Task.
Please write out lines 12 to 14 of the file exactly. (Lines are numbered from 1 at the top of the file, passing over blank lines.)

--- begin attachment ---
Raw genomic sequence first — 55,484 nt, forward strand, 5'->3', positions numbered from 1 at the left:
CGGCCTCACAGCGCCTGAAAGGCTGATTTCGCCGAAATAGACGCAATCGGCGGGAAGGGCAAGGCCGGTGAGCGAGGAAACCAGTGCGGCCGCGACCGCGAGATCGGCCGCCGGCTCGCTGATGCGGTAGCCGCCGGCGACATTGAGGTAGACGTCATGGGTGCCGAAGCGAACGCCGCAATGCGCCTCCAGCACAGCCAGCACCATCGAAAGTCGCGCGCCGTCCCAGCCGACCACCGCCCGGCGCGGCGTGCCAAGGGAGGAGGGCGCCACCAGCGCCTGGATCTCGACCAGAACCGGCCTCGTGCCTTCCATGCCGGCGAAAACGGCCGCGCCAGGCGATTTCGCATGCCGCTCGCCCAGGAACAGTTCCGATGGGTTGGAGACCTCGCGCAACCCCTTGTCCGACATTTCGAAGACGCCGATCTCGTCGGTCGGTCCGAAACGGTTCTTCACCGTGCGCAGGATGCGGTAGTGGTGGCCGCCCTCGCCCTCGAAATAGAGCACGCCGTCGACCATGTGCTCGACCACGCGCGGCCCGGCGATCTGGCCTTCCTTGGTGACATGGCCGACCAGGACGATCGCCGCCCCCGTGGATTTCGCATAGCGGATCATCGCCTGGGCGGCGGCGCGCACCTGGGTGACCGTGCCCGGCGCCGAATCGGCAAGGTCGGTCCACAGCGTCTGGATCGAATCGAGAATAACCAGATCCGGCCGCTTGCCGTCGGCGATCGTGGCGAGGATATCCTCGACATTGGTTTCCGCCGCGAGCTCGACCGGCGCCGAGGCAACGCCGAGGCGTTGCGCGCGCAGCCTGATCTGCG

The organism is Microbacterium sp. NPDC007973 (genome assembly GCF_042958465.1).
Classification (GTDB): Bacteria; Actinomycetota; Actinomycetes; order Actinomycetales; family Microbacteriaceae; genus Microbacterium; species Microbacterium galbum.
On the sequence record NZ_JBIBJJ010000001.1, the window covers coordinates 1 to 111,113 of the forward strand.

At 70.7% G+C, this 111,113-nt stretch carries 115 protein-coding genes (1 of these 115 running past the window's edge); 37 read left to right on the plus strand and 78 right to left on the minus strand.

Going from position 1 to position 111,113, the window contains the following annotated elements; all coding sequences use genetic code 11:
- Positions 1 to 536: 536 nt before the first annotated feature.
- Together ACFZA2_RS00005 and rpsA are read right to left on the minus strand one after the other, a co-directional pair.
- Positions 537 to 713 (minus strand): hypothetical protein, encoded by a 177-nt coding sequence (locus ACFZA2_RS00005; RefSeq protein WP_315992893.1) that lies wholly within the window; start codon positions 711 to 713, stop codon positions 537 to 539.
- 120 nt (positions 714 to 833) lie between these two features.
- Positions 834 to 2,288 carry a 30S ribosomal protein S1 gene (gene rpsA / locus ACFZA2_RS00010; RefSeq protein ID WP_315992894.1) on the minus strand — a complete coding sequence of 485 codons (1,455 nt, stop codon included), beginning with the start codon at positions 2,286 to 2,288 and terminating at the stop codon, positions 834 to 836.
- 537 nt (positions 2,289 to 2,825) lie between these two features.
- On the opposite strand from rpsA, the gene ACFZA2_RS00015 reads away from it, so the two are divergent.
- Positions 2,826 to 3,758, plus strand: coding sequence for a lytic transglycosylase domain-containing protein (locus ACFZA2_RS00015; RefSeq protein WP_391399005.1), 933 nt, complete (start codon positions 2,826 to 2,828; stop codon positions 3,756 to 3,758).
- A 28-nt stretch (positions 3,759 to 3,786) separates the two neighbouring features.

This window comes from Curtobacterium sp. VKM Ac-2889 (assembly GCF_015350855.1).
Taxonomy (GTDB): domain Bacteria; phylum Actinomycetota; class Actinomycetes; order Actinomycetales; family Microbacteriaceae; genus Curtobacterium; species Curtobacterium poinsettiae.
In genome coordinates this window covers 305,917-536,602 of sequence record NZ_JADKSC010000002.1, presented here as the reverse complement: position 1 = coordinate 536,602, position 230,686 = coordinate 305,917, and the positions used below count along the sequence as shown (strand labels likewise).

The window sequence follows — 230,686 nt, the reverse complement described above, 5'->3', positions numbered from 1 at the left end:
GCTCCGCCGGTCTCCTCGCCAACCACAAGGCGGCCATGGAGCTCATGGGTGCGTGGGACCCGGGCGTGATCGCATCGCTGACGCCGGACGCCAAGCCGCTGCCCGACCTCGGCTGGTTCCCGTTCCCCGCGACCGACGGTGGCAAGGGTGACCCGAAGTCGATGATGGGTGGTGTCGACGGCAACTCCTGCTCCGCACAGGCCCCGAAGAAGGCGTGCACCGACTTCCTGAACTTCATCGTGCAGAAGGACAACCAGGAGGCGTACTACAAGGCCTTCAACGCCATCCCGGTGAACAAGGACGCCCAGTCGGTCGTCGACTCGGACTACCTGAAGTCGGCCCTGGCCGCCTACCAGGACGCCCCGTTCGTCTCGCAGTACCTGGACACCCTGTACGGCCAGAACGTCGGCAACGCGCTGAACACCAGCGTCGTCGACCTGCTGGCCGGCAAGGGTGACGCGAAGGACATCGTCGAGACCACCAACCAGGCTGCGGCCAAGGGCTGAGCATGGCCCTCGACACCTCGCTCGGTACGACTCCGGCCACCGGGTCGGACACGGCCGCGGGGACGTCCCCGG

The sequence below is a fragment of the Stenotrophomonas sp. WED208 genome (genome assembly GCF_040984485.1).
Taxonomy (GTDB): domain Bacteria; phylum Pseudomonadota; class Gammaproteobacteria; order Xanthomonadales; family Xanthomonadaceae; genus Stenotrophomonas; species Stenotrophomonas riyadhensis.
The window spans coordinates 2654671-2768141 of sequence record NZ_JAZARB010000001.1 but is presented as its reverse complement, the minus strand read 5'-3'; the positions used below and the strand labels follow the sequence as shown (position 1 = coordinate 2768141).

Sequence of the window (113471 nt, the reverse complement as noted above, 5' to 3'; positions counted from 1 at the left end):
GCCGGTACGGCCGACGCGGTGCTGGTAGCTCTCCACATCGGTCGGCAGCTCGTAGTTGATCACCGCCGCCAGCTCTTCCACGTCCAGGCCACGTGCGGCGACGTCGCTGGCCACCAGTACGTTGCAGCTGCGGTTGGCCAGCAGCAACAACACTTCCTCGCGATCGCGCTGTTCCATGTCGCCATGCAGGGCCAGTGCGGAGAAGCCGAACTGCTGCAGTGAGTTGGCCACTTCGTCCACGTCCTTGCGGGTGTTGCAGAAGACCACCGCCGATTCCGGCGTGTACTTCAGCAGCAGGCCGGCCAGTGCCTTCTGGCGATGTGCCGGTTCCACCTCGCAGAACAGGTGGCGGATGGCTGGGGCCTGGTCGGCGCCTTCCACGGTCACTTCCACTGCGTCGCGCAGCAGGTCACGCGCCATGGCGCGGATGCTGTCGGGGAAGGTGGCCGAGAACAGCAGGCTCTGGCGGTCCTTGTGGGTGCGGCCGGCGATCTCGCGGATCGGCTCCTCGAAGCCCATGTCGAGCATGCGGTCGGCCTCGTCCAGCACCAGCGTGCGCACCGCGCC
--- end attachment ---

- Positions 834 to 2,288 carry a 30S ribosomal protein S1 gene (gene rpsA / locus ACFZA2_RS00010; RefSeq protein ID WP_315992894.1) on the minus strand — a complete coding sequence of 485 codons (1,455 nt, stop codon included), beginning with the start codon at positions 2,286 to 2,288 and terminating at the stop codon, positions 834 to 836.
- 537 nt (positions 2,289 to 2,825) lie between these two features.
- On the opposite strand from rpsA, the gene ACFZA2_RS00015 reads away from it, so the two are divergent.